Thursday, January 15, 2009

Tohby Riddle

What's this illustration for?

It’s the opening illustration for my new picture book Nobody Owns the Moon (published by Penguin)

Do you have to wait for a flash of inspiration - how do you start?

I can’t always afford to wait – so I have be on the lookout for ideas and solutions. This illustration, however, was sparked by the words that go with it: the opening sentence of the book. What I like about it is that it turned a plainly worded fact about foxes into children’s literature. It provided a character and the beginning of a story. The rest of the book was written after this illustration was conceived.

How did you get your start as an illustrator?

Doing any job I could get – often for university publications. My first book job came about after I wrote a picture book text, because I thought I’d have a better chance of illustrating a picture book if I’d written it too.

Who or what has influenced your work?

I've no doubt the content of my work is a product of who I am and my life experiences and observations - but that might take some unravelling to define accurately (perhaps by a professional!) Otherwise, my work is influenced by many other artforms: film, poetry, prose, painting, architecture and especially music. To me, the lasting feature of an artform is its emotional quality and I like how music achieves this pungently and meaningfully, without having to be too literal or rational – just moving and memorable. Good qualities for art, I think. As for other artists, it's often the thinking behind their art that influences me – by offering fresh approaches to image-making.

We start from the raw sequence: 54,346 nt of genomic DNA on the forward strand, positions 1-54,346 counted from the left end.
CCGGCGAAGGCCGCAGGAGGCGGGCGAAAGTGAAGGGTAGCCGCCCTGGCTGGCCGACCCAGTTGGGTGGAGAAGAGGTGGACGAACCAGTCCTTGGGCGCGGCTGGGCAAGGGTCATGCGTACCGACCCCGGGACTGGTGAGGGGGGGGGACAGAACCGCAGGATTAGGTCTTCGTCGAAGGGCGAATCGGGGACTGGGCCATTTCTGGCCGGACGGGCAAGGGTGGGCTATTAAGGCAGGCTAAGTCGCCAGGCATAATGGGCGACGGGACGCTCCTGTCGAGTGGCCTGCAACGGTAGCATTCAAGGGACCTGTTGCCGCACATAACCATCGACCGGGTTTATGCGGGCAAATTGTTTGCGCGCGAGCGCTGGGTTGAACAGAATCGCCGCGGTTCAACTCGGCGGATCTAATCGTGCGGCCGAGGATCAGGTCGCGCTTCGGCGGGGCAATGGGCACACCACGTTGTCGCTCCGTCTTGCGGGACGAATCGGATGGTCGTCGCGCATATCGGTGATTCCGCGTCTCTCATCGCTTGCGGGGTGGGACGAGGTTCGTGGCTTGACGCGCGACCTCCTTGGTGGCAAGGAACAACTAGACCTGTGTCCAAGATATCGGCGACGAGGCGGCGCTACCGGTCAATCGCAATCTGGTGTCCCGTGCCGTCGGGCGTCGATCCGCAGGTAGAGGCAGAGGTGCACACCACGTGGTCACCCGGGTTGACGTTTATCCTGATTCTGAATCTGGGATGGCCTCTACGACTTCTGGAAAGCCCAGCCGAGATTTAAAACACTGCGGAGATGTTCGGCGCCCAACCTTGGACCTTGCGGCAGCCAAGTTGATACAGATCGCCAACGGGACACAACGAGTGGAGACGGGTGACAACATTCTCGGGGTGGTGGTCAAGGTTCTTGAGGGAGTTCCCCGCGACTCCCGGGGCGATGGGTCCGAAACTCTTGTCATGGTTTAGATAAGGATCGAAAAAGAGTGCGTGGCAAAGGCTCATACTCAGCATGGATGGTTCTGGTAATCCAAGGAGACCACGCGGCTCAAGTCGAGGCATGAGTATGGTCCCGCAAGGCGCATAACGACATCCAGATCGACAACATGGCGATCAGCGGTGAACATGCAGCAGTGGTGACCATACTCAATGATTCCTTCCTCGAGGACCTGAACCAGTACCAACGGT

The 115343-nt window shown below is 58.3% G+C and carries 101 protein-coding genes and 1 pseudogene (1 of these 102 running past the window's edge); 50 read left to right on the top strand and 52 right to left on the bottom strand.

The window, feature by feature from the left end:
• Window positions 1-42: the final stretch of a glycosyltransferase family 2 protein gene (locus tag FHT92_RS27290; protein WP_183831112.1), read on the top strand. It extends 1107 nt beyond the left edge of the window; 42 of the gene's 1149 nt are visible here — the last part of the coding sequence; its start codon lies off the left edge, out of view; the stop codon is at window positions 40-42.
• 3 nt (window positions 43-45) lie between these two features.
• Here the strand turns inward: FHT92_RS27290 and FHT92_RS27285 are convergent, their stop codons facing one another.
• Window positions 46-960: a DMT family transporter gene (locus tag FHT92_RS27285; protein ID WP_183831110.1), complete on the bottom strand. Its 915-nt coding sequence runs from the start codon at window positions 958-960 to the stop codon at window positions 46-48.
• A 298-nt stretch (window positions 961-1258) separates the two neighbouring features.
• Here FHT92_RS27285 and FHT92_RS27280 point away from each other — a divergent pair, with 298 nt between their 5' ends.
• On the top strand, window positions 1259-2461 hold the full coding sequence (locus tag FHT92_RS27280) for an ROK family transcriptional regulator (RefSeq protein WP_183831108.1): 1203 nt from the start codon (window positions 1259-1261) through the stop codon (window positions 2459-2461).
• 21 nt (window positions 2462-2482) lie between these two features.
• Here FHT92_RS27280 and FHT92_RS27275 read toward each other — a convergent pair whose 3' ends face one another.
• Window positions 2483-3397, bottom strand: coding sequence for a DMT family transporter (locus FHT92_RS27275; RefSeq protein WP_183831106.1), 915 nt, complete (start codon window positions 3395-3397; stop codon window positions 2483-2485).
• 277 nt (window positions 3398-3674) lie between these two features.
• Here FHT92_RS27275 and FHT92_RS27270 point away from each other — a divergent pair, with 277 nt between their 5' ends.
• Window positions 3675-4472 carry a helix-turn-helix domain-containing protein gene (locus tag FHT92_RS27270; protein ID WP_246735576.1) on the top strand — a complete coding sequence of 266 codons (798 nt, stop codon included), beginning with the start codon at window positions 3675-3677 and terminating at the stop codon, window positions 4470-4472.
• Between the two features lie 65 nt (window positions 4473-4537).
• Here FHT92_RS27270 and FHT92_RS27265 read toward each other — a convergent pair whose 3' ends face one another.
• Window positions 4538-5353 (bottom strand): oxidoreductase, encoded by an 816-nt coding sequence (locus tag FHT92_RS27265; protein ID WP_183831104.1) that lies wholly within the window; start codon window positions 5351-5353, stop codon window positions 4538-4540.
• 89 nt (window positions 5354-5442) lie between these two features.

What's your favourite media for creating pictures?

Well, for this book I took a mixed-media approach of "anything goes – if it works". So when constructing a scene, each individual subject in the scene was done in the medium that seemed to suit it (pen, pencil, ink, watercolour, acrylic, stamps, different papers, photographs and more). Then it was all combined as collage, like things seem to be in reality, itself – our environment could be seen as mixed-media.

Do you experience illustrator's block - if so, what do you do about it?

Without meaning to sound like an athlete, I find I need to be in the "zone", to do my best work. A kind of meditative state where I’m just doing – where I’m not thinking too much nor second-guessing my judgement. If I’m not in that state I can struggle and get bogged down or stuck. That’s when physical exercise helps – for me, a long walk – or simply switching my mind to another creative problem as a kind of circuit-breaker.

What's the worst thing about being a freelancer?

Well, potentially freelancers have a good deal of freedom – so the worst things are also the best things – the things you could find yourself craving if you were tied to a job that wasn’t giving you much satisfaction and taking up a lot of your time and energy. These things being the freedom to choose what you will do and when – and being your own boss. But you also have to be your own manager, accounts department, employee, publicist, gofer etc. …

And the best?

The best thing is to reach a stage where you can do your own thing and be financially viable.

What are you working on at the moment?

I’m working on a range of things from a YA novel to a series books for the very young, but there’s also an idea mysteriously hovering for a future picture book, which I just can’t quite pin down yet. So I keep pondering this in spare moments.

Where can we see more of your work?

At present the best – and most convenient – place is my website:

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